Fellowship Congregational Church, Tulsa, Okla.
Reading for the Fourth Sunday in Lent: John 3:14-21
A dear friend and co-worker for human rights, Barbara Santee, has written a play which has just completed its second run at the Heller Theater, and which has been selected to represent the Heller Theater at the Oklahoma Community Theater Festival next weekend in Stillwater. “Trespasses,” the name of the play, is a deeply disturbing portrait of family betrayal and incest. The drama is a gripping story of a young mother’s horrified realization that she has placed her daughter in the care of a child molester. As is the case with most sexual child abuse, the monster in question is a family member, the child’s, apparently, loving uncle. And, as is also frequently the case, the uncle is a leader in the rural community’s church and a man of very strong religious beliefs.
I saw the play Thursday evening, and knowing that it was autobiographical, I was struck with the courage it must have taken to write it. I mentioned this to Barbara following the performance, and she said that it was only when she began to write the play, and thereby bring to the light her pain, and her family’s dark secret, that she began to heal.
Today’s Gospel reading, while a wonderful declaration of the love of God for the world, is also an invitation to let the light of that love shine in our hearts, and expose the darkness therein, so that we too may be healed.
The reading begins with reference to that strange story in the Book of Numbers, read as our Old Testament Lesson. The story takes place in the wilderness, following Israel’s exodus from Egypt. Tired of their complaining, God sends serpents among the people to afflict them. It seems a little harsh of God, but then grumbling can get on anyone’s nerves, even God’s, I suppose. What is interesting is the remedy. After the people repent, Moses goes to God in prayer, and God instructs Moses to make a bronze snake and put it on a pole, so that anyone who looks at it might live.
The notion of focusing on an image of the thing that ails you as a means of healing may contain more truth than is at once apparent What also might be noted, in light of the recent Congressional resolution upholding the display of the Ten Commandments in courthouses, is that this remedy, which, according to the text, God himself gives to Moses, is a direct violation of the Second Commandment, the prohibition against the making of images. The members of Congress who support this resolution, no doubt, are unaware of this discrepancy, but what else might you expect when politicians become theologians!
Of all God’s creatures the snake has the worst reputation. From “poisonous reptile” to “creepy, crawly thing,” the name evokes fear, something to be avoided, or something to be despised, like “the devil”. But there is another side to this creature. The snake in ancient mythology symbolizes healing and transformation. Shedding its skin, the snake was thought to be a creature that was reborn, and so became a symbol of eternal life. In native American spirituality, for example, the snake god, Feathered Serpent, is symbolic of the power that overcomes death, the power of resurrection.
In the ancient middle east, from which our sacred Scriptures derive, the snake was associated with female deities. Sensitive to ambivalence in human intentions, these deities were often depicted as both nurturing and destructive. Inanna, for example, was the Sumerian goddess for both love and war, expressing the human struggle with conflicting wishes and values.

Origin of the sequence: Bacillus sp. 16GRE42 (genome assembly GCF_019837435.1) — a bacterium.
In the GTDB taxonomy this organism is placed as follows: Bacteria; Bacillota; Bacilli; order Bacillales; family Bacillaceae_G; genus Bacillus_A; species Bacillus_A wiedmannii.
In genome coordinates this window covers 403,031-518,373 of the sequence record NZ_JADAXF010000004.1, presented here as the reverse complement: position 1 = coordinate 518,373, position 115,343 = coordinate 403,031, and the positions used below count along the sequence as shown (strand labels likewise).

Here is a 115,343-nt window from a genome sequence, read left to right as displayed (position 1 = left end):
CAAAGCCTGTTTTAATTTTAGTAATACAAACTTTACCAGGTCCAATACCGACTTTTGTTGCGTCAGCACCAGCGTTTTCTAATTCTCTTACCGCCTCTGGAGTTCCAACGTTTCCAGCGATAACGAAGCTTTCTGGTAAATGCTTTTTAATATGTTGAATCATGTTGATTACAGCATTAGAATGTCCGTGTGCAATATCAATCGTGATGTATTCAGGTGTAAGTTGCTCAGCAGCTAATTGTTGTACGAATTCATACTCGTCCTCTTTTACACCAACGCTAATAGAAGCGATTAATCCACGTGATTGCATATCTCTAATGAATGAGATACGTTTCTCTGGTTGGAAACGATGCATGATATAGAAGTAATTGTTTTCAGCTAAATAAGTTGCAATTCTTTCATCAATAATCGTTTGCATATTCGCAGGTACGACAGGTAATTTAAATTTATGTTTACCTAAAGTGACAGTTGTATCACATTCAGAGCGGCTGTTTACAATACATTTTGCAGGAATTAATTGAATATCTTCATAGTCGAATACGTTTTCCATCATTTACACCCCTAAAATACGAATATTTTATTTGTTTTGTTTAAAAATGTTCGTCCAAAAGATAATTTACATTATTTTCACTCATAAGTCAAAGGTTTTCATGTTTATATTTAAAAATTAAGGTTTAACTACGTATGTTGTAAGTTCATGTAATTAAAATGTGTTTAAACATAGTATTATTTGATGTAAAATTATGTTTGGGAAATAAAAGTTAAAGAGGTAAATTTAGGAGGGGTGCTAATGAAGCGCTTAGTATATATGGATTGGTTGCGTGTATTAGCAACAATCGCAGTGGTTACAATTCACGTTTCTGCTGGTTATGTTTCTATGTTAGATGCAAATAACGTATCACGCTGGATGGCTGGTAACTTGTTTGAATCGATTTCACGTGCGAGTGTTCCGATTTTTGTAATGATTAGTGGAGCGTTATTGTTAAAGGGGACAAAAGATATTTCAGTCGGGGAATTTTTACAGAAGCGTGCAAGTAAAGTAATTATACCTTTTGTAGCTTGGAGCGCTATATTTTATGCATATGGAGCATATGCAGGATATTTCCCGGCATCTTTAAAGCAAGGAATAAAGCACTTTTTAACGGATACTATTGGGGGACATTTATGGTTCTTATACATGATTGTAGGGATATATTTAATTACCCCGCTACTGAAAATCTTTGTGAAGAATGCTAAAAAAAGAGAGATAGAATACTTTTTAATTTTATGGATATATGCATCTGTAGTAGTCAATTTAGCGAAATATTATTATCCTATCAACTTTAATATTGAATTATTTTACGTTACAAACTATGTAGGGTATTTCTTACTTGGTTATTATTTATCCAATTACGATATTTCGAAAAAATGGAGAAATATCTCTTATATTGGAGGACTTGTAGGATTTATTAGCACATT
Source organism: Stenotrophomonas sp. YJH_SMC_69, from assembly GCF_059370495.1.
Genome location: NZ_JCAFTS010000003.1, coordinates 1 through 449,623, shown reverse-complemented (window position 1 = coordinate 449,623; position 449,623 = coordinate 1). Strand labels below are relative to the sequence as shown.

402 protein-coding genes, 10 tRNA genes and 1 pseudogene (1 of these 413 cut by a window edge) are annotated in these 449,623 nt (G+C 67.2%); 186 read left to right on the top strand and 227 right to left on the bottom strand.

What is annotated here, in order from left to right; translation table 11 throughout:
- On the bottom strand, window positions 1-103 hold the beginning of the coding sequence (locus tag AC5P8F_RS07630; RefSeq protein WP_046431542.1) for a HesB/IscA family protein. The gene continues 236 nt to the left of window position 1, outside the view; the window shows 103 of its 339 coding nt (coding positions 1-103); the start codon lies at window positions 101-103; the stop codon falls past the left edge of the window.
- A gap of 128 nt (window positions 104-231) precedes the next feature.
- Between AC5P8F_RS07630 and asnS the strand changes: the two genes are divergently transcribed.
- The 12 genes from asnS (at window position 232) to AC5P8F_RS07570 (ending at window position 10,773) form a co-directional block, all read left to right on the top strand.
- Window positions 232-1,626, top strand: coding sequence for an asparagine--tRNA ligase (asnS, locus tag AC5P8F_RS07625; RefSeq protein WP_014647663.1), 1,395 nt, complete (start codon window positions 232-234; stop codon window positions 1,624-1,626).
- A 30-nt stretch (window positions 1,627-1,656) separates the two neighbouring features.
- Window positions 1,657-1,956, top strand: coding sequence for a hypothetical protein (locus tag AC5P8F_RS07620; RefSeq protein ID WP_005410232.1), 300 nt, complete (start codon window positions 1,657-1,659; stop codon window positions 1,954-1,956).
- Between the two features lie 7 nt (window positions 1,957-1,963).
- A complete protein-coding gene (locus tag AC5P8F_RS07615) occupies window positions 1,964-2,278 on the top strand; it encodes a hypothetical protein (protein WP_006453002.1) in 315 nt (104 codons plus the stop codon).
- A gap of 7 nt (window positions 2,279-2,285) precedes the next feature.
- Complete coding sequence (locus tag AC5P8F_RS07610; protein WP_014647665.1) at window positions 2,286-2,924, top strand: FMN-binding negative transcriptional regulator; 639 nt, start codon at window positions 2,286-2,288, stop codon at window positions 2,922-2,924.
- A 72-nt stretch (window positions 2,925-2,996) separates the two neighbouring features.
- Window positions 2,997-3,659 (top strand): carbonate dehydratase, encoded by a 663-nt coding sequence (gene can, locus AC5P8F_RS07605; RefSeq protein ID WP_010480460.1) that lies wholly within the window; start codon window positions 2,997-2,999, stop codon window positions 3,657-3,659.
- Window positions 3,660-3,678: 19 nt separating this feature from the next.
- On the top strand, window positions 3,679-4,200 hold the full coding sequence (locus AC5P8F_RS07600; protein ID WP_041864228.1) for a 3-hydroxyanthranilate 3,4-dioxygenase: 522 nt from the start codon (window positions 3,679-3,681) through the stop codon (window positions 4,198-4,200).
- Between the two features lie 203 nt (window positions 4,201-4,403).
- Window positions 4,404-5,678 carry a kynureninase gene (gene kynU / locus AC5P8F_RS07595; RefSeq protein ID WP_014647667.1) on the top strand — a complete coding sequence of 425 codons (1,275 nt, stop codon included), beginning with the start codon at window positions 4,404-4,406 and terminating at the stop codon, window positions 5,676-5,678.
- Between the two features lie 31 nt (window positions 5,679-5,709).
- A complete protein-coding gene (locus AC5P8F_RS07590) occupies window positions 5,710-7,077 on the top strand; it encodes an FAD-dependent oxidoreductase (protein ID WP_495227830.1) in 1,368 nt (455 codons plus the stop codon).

This notion of ambivalence, of the struggle of contrary tendencies in each individual, is pictured by the caduceus, the ancient symbol of the medical profession, a staff entwined by two serpents. The staff is that of Asclepius, the Greek god of healing. The serpents are the opposites that war inside us. As the Rabbis taught, there is a good and evil impulse that contend with each other in every human being. Healing, then, is the positive outcome of this struggle, an overcoming of our ambivalence, an overcoming of our double-mindedness, a bringing of opposite forces together around a common element.
But what is it that is strong enough to bind together the warring opposites inside us? What is it that is great enough to embrace all our pain and all our fears? What is it that can stop the biting serpents? The answer of the text, and the answer of the Gospel, is the love of God, a love greater than which, and stronger than which, nothing can be conceived. For “just as Moses lifted up the serpent in the wilderness, so must the [Human One] be lifted up, that whoever believes in him may have eternal life.” (NRSV) Imagine that! The cure for snakes is a snake! The cure for human life is the life of one genuinely human! And the cure for death is death! In the lifting up of the Son on the cross God is healing the world. “For God so loved the world, that he gave his only begotten Son, that whosoever believeth in him should not perish but have everlasting life.” (KJV)
One of the most beloved of New Testament verses, John 3:16, declaring that God loved the world so much as to give his only child, must also have resonated with the ideas of both Jewish and Gentile people of the first century. For it not only draws on the classic Jewish elaboration of the theme of the beloved son in Genesis, but it also recalls the Canaanite story of the deity who sacrifices his only child to avert social calamity. (Levenson, The Death and Resurrection of the Beloved Son) God’s giving up of his own child for the sake of the world is a powerful image, but it is an image that does not work for everyone. People who work in the area of domestic violence raise the question whether the death of a child to redeem the world does not perpetuate notions of victimhood and violence in human relationships, a critique that is not absent in Barbara Santee’s play that I referred to a moment ago.